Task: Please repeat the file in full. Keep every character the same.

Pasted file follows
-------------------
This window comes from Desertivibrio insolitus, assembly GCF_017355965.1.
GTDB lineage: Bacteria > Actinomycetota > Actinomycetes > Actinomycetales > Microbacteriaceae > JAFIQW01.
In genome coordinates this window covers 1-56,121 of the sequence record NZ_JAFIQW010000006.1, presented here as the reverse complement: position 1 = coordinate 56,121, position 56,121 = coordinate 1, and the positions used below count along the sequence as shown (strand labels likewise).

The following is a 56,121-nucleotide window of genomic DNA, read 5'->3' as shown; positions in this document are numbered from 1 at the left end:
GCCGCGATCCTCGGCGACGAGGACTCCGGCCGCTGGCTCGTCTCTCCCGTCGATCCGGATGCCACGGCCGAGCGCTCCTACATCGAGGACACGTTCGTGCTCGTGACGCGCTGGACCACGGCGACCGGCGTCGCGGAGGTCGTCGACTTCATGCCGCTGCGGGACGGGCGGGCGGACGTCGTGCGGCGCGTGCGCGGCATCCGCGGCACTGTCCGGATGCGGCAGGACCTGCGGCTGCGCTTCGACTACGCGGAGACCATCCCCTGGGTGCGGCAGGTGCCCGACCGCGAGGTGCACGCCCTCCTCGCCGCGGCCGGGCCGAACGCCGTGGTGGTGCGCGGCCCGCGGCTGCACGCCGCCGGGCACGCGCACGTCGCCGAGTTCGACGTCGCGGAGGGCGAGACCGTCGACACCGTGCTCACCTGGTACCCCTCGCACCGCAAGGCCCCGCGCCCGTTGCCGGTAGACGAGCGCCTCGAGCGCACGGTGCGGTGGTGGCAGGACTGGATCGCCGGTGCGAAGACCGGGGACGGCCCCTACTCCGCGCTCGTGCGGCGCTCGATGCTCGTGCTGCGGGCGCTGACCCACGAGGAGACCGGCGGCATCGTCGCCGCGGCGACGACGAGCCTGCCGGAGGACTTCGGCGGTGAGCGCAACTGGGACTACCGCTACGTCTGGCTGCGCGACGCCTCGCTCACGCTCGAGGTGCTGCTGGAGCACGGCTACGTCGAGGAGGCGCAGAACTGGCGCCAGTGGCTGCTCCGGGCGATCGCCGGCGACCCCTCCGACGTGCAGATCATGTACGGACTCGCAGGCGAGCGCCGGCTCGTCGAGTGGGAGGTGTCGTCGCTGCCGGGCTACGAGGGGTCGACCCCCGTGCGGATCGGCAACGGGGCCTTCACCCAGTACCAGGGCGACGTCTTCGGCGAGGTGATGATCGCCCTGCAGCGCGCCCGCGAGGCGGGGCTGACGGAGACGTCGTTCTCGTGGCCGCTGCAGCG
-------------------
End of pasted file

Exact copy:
This window comes from Desertivibrio insolitus, assembly GCF_017355965.1.
GTDB lineage: Bacteria > Actinomycetota > Actinomycetes > Actinomycetales > Microbacteriaceae > JAFIQW01.
In genome coordinates this window covers 1-56,121 of the sequence record NZ_JAFIQW010000006.1, presented here as the reverse complement: position 1 = coordinate 56,121, position 56,121 = coordinate 1, and the positions used below count along the sequence as shown (strand labels likewise).

The following is a 56,121-nucleotide window of genomic DNA, read 5'->3' as shown; positions in this document are numbered from 1 at the left end:
GCCGCGATCCTCGGCGACGAGGACTCCGGCCGCTGGCTCGTCTCTCCCGTCGATCCGGATGCCACGGCCGAGCGCTCCTACATCGAGGACACGTTCGTGCTCGTGACGCGCTGGACCACGGCGACCGGCGTCGCGGAGGTCGTCGACTTCATGCCGCTGCGGGACGGGCGGGCGGACGTCGTGCGGCGCGTGCGCGGCATCCGCGGCACTGTCCGGATGCGGCAGGACCTGCGGCTGCGCTTCGACTACGCGGAGACCATCCCCTGGGTGCGGCAGGTGCCCGACCGCGAGGTGCACGCCCTCCTCGCCGCGGCCGGGCCGAACGCCGTGGTGGTGCGCGGCCCGCGGCTGCACGCCGCCGGGCACGCGCACGTCGCCGAGTTCGACGTCGCGGAGGGCGAGACCGTCGACACCGTGCTCACCTGGTACCCCTCGCACCGCAAGGCCCCGCGCCCGTTGCCGGTAGACGAGCGCCTCGAGCGCACGGTGCGGTGGTGGCAGGACTGGATCGCCGGTGCGAAGACCGGGGACGGCCCCTACTCCGCGCTCGTGCGGCGCTCGATGCTCGTGCTGCGGGCGCTGACCCACGAGGAGACCGGCGGCATCGTCGCCGCGGCGACGACGAGCCTGCCGGAGGACTTCGGCGGTGAGCGCAACTGGGACTACCGCTACGTCTGGCTGCGCGACGCCTCGCTCACGCTCGAGGTGCTGCTGGAGCACGGCTACGTCGAGGAGGCGCAGAACTGGCGCCAGTGGCTGCTCCGGGCGATCGCCGGCGACCCCTCCGACGTGCAGATCATGTACGGACTCGCAGGCGAGCGCCGGCTCGTCGAGTGGGAGGTGTCGTCGCTGCCGGGCTACGAGGGGTCGACCCCCGTGCGGATCGGCAACGGGGCCTTCACCCAGTACCAGGGCGACGTCTTCGGCGAGGTGATGATCGCCCTGCAGCGCGCCCGCGAGGCGGGGCTGACGGAGACGTCGTTCTCGTGGCCGCTGCAGCG